Beyond creating a space that they find useful, welcoming and intuitive, the seniors also feel a sense of responsibility and ownership — not just towards the premise, but also for themselves. Instead of living their later years as recipients of charity, taking a walk down to the community kitchen, soaking in the sun and preparing a hot meal for their friends (and themselves) becomes their form of self-care.
Teach A Senior To Fish
By framing the elderly as beneficiaries of charity, we’ve unwittingly instilled a sense of learnt helplessness among the older generation, Samuel observes. It’s a bold opinion. I ask him to elaborate.
From his experience, he knows that older folks dislike it when people ask them if they need help. The main reason why some seniors even agreed to join GoodLife! Makan was because Samuel asked if they could help him instead.
These are people with pride and self-worth, still capable of doing many things and filled with untapped potential. Why does it get locked away once they’re eligible for a PAssion Silver Concession Card?
Samuel recalls how in the process of expanding the activities offered at GoodLife!Makan, one particular widower discovered that he had a natural inclination towards art. He remarked to Samuel: “I’ve lived for 80 years. Only today did I learn I could draw.”
Just like that, the senior who had thought there’d only be boring, dreary days after the passing of his wife found something worth being excited for again.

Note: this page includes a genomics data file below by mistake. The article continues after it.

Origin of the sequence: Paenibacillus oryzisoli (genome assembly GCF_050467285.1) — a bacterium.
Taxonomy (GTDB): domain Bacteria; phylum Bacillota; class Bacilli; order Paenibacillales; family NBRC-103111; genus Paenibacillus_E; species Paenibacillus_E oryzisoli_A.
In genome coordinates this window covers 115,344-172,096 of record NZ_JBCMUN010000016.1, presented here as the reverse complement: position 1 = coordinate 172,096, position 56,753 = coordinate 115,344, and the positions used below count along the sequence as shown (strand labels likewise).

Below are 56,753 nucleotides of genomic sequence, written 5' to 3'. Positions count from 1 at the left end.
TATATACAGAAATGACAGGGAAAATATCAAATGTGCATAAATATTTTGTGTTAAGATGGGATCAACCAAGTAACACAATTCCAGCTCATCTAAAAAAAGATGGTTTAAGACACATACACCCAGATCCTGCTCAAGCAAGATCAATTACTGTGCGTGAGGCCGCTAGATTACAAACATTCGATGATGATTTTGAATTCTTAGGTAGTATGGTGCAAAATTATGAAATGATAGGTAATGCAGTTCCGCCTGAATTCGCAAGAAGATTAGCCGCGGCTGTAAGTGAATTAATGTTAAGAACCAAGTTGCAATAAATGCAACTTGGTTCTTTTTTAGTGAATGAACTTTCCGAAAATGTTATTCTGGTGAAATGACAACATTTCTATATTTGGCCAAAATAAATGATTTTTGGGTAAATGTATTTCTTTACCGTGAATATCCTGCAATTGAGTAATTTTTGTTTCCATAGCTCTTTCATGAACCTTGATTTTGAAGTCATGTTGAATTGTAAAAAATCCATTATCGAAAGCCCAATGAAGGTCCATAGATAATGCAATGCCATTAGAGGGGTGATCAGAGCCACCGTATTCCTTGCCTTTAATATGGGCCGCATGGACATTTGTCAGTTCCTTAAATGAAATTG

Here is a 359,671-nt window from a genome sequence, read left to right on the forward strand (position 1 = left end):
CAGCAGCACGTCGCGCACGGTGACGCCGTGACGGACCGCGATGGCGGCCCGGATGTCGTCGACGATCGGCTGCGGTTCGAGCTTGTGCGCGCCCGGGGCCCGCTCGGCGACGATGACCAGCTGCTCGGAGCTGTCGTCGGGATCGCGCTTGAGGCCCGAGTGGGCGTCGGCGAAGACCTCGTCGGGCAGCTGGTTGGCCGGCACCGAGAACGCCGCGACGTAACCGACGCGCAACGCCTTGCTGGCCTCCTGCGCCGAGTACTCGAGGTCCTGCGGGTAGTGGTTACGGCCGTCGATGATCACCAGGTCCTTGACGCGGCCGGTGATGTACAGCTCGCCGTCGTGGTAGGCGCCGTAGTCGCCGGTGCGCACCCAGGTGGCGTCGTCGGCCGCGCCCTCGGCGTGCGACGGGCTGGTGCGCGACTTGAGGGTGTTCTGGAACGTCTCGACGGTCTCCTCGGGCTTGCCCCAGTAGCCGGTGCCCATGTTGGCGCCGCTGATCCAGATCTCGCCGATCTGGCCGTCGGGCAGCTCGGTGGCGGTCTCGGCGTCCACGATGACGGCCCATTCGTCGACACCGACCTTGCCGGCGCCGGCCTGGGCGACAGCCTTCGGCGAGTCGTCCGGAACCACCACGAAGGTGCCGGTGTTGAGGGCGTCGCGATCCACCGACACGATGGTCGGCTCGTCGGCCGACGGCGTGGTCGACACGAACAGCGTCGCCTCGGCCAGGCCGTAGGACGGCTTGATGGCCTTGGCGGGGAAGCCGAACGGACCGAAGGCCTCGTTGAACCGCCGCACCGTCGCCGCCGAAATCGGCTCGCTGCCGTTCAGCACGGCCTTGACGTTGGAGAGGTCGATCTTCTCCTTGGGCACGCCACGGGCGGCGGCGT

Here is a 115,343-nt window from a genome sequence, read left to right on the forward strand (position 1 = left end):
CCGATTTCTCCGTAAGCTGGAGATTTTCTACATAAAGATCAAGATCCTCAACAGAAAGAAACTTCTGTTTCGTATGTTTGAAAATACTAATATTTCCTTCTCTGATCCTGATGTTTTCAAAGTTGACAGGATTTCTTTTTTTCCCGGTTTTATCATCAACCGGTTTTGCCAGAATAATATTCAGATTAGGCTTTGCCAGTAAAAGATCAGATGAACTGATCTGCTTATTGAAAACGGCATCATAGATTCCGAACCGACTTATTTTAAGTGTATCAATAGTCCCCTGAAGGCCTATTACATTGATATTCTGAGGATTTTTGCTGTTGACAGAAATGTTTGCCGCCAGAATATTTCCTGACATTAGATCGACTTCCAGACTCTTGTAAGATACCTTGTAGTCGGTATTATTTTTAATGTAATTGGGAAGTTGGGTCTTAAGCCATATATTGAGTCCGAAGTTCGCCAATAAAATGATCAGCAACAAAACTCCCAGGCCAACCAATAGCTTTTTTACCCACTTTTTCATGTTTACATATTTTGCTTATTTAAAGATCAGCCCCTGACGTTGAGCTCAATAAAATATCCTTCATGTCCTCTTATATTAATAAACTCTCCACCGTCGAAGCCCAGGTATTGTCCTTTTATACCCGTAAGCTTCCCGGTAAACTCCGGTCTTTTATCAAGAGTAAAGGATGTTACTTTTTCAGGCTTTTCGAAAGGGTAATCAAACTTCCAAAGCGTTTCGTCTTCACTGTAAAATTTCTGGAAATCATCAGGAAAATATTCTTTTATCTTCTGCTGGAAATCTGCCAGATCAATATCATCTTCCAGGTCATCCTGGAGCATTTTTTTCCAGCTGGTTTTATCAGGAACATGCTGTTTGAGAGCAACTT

The term ‘sunset years’ is supposed to make one feel sad, but Samuel offers another way of thinking. Dusk is just the beginning of the night, and it’s only at night where the stars you normally don’t get to see, shine the brightest.
Taking inspiration from what he observed in Japan, he watched how the seniors there always found a way around every obstacle they faced. They’d struggle a fair bit, but they’d push through on their own.
In the same vein, Montfort Care aims to go beyond just providing food for the stomach. Instead, they hope that by giving them the metaphorical steering wheel, the seniors would be empowered and re-discover their own self-worth.
A Good Life, Literally
If there’s anything I’ve taken away from my time at GoodLife!Makan, it’s Chee Huang’s belief that purposeful design is the ability to harness design to effect positive changes. I’ve seen it for myself; how these seniors eagerly make their way over to the centre to cook or to do some arts and crafts, with more excitement than school kids meeting up after a long holiday. Their daily routine now, by far and large, involves doing things together as a tight-knit group of friends. You’d never suspect they were once recluses.
Undoing decades of a narrative and returning autonomy to the elderly is a tough goal to achieve. But as GoodLife!Makan has proven, it’s not an impossible one. From the looks of it, Chee Huang and Samuel don’t plan to stop just there, but hope to bring the concept of GoodLife!Makan to other neighbourhoods around Singapore and redesign the public’s perception of a senior activity centre.
Mention the communal kitchen to the elderlies of Marine Terrace and they’d all chorus “hou mia!” (Hokkien for ‘good life’) with smiles on their faces. A good life, a fulfilling life, that’s basically everything we’d want our grandparents to have, isn’t it?